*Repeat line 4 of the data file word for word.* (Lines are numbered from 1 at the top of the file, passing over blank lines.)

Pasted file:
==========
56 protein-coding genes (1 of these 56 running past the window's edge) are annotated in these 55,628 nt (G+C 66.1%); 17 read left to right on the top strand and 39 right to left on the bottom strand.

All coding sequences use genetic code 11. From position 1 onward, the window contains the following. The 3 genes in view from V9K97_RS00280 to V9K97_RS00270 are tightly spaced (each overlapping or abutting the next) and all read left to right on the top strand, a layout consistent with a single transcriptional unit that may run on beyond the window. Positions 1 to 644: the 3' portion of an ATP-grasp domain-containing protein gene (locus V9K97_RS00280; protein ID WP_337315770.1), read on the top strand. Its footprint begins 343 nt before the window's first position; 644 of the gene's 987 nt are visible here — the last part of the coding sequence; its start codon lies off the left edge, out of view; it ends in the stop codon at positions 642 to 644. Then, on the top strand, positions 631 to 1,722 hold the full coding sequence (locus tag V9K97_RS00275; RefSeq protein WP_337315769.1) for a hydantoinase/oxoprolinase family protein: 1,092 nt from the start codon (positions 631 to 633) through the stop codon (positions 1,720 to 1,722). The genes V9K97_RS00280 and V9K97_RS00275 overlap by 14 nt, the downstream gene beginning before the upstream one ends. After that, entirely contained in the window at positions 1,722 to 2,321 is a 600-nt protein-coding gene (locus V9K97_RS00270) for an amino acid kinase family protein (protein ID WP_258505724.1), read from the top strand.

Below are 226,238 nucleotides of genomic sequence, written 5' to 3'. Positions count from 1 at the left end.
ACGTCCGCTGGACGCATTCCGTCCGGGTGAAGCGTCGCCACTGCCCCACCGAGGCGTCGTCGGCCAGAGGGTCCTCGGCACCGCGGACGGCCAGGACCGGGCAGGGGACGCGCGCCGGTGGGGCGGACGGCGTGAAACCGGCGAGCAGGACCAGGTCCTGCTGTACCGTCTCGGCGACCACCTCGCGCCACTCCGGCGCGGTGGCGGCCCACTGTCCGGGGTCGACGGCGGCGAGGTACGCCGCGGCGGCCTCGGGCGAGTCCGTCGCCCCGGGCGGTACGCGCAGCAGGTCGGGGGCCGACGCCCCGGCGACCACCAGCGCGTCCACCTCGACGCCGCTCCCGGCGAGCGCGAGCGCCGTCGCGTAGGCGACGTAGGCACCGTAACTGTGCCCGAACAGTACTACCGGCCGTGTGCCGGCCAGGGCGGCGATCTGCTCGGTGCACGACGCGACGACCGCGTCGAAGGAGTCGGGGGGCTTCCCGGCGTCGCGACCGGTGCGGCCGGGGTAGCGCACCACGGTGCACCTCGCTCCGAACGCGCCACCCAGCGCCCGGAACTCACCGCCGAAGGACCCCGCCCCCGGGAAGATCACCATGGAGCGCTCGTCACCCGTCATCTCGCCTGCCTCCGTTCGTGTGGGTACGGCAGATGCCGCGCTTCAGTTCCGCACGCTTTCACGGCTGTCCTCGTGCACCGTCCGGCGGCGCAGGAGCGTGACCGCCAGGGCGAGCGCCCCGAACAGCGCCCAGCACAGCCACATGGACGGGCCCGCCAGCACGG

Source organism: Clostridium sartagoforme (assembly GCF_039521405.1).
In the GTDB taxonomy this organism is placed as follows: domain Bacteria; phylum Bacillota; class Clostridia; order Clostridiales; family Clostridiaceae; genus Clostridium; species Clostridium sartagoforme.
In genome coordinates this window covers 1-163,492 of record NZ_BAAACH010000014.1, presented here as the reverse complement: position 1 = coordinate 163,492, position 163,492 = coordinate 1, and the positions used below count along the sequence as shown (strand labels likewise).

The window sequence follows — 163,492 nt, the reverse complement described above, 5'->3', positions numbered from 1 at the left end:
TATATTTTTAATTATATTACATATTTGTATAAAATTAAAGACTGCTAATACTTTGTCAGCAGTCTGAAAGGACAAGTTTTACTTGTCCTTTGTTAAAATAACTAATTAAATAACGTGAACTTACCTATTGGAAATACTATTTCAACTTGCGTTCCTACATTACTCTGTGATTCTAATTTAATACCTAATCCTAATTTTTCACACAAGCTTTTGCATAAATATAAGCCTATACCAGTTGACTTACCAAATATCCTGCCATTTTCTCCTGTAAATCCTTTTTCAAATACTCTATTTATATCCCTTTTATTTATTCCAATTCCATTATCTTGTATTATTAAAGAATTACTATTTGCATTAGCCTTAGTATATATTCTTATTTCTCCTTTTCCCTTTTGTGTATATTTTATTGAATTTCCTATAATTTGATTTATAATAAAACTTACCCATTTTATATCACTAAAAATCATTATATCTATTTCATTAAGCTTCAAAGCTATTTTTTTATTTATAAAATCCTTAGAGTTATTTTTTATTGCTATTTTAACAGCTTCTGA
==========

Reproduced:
ACGTCCGCTGGACGCATTCCGTCCGGGTGAAGCGTCGCCACTGCCCCACCGAGGCGTCGTCGGCCAGAGGGTCCTCGGCACCGCGGACGGCCAGGACCGGGCAGGGGACGCGCGCCGGTGGGGCGGACGGCGTGAAACCGGCGAGCAGGACCAGGTCCTGCTGTACCGTCTCGGCGACCACCTCGCGCCACTCCGGCGCGGTGGCGGCCCACTGTCCGGGGTCGACGGCGGCGAGGTACGCCGCGGCGGCCTCGGGCGAGTCCGTCGCCCCGGGCGGTACGCGCAGCAGGTCGGGGGCCGACGCCCCGGCGACCACCAGCGCGTCCACCTCGACGCCGCTCCCGGCGAGCGCGAGCGCCGTCGCGTAGGCGACGTAGGCACCGTAACTGTGCCCGAACAGTACTACCGGCCGTGTGCCGGCCAGGGCGGCGATCTGCTCGGTGCACGACGCGACGACCGCGTCGAAGGAGTCGGGGGGCTTCCCGGCGTCGCGACCGGTGCGGCCGGGGTAGCGCACCACGGTGCACCTCGCTCCGAACGCGCCACCCAGCGCCCGGAACTCACCGCCGAAGGACCCCGCCCCCGGGAAGATCACCATGGAGCGCTCGTCACCCGTCATCTCGCCTGCCTCCGTTCGTGTGGGTACGGCAGATGCCGCGCTTCAGTTCCGCACGCTTTCACGGCTGTCCTCGTGCACCGTCCGGCGGCGCAGGAGCGTGACCGCCAGGGCGAGCGCCCCGAACAGCGCCCAGCACAGCCACATGGACGGGCCCGCCAGCACGG